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When my mother died, just over a year ago, her body was not buried or cremated. It still hasn't been. Many years earlier she chose to donate her body, after its death, for medical education, training and research. As her children we ensured her intention was honoured.

Eventually there will be a cremation but that could still be a long time ahead. When consenting to donation a donor can stipulate a time limit for the use of their mortal remains. My mother chose not to state a time limit, signing her consent for her body or parts of it to be used for an indefinite period of time. This was generous on her part, but I have not found it easy - well, grief is always complicated anyway isn't it? 

We did organise a thanksgiving and memorial service for her at her church about 3 weeks after her death. It was good. She was a Christian. Her reason for donating her body was not because she did not want a Christian funeral. Apart from wanting what was no longer any use to her to be used for …

What have immigrants ever done for us?

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The results of the elections for Members of the European Parliament are announced today. From some of the interviews I've seen about why some voted UKIP, you would think that the UK electorate sees immigrants as scapegoats for all the problems we have. I don't share that view. 

This mosaic image show a 6th century immigrant to Kent. He's the monk with the halo talking earnestly (through an interpreter) to the man with the crown on his head. The Benedictine monk is probably Roman and certainly sent from Rome. So he was an immigrant to the Kingdom of Kent. He is Augustine, who became the first Archbishop of Canterbury. The seated king is Aethelbert, the pagan King of Kent, also an immigrant - at least by descent from the invading Anglo-Saxons who drove the native Britains to the north and west. Sitting next to him and apparently praying is his Christian wife, herself an immigrant from France.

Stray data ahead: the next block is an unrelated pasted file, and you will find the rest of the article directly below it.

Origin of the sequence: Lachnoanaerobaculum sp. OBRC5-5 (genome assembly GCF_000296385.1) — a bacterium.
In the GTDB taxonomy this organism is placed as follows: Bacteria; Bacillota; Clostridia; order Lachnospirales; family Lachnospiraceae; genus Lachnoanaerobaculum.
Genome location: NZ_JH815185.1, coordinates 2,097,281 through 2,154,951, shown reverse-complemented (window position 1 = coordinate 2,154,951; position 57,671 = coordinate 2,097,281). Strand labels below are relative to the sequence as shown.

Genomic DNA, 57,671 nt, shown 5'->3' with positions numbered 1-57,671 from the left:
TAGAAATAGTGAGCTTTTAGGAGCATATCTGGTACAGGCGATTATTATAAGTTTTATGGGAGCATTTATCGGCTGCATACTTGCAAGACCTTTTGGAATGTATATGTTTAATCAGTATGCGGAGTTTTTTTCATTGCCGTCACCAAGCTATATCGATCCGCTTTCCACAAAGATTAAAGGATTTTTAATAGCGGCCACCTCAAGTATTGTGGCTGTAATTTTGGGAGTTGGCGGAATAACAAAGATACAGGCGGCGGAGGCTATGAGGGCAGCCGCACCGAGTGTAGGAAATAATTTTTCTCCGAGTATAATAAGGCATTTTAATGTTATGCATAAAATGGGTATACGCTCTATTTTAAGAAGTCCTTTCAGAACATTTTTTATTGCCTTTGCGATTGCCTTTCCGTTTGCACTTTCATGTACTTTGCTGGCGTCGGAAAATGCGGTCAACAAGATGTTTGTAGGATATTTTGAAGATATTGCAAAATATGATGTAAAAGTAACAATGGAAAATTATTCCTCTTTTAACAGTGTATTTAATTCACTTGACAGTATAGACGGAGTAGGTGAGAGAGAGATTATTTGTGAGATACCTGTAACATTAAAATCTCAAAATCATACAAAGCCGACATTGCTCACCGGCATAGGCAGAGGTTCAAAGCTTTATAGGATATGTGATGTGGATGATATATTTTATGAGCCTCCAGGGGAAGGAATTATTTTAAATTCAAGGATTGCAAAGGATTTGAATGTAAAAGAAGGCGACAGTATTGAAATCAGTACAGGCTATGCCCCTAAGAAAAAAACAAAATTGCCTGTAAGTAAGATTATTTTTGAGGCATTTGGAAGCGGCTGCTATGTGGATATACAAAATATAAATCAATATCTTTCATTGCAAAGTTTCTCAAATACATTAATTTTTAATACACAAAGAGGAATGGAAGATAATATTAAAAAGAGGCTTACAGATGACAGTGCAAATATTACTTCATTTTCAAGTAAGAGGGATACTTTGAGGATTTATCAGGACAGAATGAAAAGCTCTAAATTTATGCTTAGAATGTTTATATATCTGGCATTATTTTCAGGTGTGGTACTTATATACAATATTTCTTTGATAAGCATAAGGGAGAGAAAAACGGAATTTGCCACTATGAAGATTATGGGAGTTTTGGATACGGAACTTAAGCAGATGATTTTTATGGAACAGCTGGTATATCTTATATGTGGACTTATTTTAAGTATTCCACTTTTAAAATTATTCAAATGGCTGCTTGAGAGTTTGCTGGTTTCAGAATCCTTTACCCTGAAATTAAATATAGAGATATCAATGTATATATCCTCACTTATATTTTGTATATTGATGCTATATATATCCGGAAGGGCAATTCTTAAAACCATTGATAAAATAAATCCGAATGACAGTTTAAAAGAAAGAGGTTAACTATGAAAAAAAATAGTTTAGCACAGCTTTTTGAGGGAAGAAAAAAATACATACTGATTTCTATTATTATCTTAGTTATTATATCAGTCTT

Augustine of Canterbury probably died on 26 May in 604 or 605 A.D. which is why the C…

Called alongside to help

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This grave was among the thousands of World War 1 graves we saw in Flanders recently. It is in the Brandhoek New Military Cemetery and is the grave of a young medical doctor, Captain Noel Godfrey Chavasse (1884 - 1917).


 Noel Chavasse was awarded the Victoria Cross (twice) because of his bravery going out into 'no man’s land' under heavy fire to come alongside injured men. He saved many lives, eventually dying of his own wounds.